Chabrier’ Souvenirs de Munich takes the themes of this serious opera of illicit love and betrayal and makes it into a Quadrille. The quadrille was a simple dance for 4 couples in a square in a set of 5 dances:
1. Le Pantalon (“Trousers”)
2. L’été (“Summer”)
3. La Poule (The Hen”)
4. La Pastourelle (“The Shepherd Girl”)
And so Chabrier did the same thing: his Pantalon uses themes from Act I where the sailors greet King Marke. Eté takes its material from Act II using these themes of Ecstasy, Love call, and the Love song. Poule contrasts the shepherd’s joyful tune from Act II with the Liebestod of Act II (listen around 02:45 and 03:09). The Pastourelle takes its inspiration from the themes of Kurwenal’s song and the final Galop uses material from both Act I and Act II: Sailor’s doleful song (Act I), Kurwenal’s aria (Act I), and Longing for Death (Act II).
All of Wagner’s melancholy and longing are gone, subsumed under a brilliant piano parody. Chabrier often improvised these kinds of parodies and it is reported that at a dinner party at Lamoureux’ house, Chabrier’s parody of the Ring caused Hans von Bülow, the conductor of many Wagner’s works, to get completely enraged.
Chabrier wasn’t the only composer to take on Wagner’s pompousness. Gabriel Fauré and André Messager travelled around Europe to see Wagner’s operas. Starting in 1878, they saw Das Rheingold and Die Walküre at Cologne Opera; the complete Ring cycle in both Munich and London; and Die Meistersinger in Munich and then went to Bayreuth, where they saw Die Meistersinger and Parsifal. Their Souvenirs de Bayreuth is subtitled Fantasie en forme de quadrille sur les thèmes favoris de l’Anneau de Nibelung (“Fantasy in the form of a quadrille on favourite themes from Der Ring des Nibelungen“). Fauré and Messager’s four-hand party piece is also in 5 movements, but without names.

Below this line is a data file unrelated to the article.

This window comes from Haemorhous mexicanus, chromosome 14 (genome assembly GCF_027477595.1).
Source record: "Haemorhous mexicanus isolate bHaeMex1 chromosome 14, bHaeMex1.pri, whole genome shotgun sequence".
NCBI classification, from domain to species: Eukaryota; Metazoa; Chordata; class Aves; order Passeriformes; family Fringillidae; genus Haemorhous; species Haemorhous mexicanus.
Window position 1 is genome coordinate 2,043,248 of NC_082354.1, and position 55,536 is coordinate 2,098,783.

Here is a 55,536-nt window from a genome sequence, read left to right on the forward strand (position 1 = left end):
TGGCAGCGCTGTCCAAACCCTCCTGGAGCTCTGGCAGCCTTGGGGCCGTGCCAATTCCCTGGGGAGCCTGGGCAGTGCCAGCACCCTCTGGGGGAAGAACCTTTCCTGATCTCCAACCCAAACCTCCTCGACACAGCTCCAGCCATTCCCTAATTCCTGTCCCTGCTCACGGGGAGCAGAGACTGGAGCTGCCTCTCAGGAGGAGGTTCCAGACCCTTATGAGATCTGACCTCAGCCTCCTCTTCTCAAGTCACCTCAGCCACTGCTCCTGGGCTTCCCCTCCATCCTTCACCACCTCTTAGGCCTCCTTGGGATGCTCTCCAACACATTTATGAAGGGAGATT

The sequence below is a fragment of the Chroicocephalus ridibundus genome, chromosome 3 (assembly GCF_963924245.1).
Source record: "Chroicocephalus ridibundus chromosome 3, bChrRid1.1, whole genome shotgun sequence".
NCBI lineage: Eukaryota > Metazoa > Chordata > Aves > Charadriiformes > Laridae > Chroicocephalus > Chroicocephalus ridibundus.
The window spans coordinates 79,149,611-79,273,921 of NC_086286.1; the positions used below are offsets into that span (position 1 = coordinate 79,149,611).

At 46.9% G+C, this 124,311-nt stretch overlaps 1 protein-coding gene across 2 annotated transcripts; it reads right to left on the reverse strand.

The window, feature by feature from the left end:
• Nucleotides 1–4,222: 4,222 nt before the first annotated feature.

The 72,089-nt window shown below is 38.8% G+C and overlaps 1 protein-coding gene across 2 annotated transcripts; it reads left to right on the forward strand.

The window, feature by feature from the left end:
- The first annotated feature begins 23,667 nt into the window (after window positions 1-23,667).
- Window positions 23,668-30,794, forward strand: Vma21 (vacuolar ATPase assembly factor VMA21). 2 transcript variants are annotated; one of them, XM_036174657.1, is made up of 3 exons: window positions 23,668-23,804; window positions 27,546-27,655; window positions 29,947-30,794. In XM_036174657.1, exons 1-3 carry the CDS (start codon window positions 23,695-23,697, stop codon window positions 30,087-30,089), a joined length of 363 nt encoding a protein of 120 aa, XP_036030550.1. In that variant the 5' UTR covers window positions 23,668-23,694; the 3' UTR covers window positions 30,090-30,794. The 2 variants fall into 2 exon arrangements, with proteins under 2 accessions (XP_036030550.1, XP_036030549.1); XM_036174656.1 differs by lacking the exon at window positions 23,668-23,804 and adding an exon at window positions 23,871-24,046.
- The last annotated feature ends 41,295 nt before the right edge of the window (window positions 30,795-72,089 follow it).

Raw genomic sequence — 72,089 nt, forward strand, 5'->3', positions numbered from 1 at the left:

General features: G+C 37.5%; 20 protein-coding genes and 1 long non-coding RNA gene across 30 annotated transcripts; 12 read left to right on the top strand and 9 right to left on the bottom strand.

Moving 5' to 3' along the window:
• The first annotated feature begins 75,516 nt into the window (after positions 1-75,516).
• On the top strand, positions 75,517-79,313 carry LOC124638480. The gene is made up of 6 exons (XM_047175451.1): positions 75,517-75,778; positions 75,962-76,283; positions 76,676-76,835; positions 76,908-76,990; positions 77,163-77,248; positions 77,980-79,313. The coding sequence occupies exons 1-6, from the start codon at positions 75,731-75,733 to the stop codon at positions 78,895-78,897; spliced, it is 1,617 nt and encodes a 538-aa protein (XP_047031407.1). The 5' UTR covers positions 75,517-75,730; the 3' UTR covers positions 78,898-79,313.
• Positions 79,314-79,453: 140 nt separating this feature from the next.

I. Starts off with that “Hojotoho” of Brunhilder and her Valkyrie sisters from Die Walküre.
Fauré and Messager: Souvenirs de Bayreuth: I. – (Eric le Sage and Alexandre Tharaud, piano 4-hands)
II. From Das Rheingold, we have the leitmotif of the Tarnhelm.
III. From Die Walküre, it’s the love song of Siegmund – but done as such as silly skippy melody that when the Valkyries call comes in the middle it’s quite shocking.
IV. From Die Walküre, it’s a mixture of the magic fire music and Wotan’s music.
V. From Götterdämmerung starts with the call of Siegfried and ends with the Rhine maiden’s song as they get their gold back.
Somehow, the mighty Wagnerian drama of life, love, and death becomes trivialized by the dance rhythms.
These composers all admired Wagner greatly and fully understood how, with his operas, he had changed European music into something greater. At the same time, they could see his tremendous ego operating and could dissect it through their music. The French composer Francis Poulenc, in his biography of Chabrier, described Souvenirs de Munich as “irresistibly funny”, putting Wagner’s principal themes into “false beards and fake moustaches.”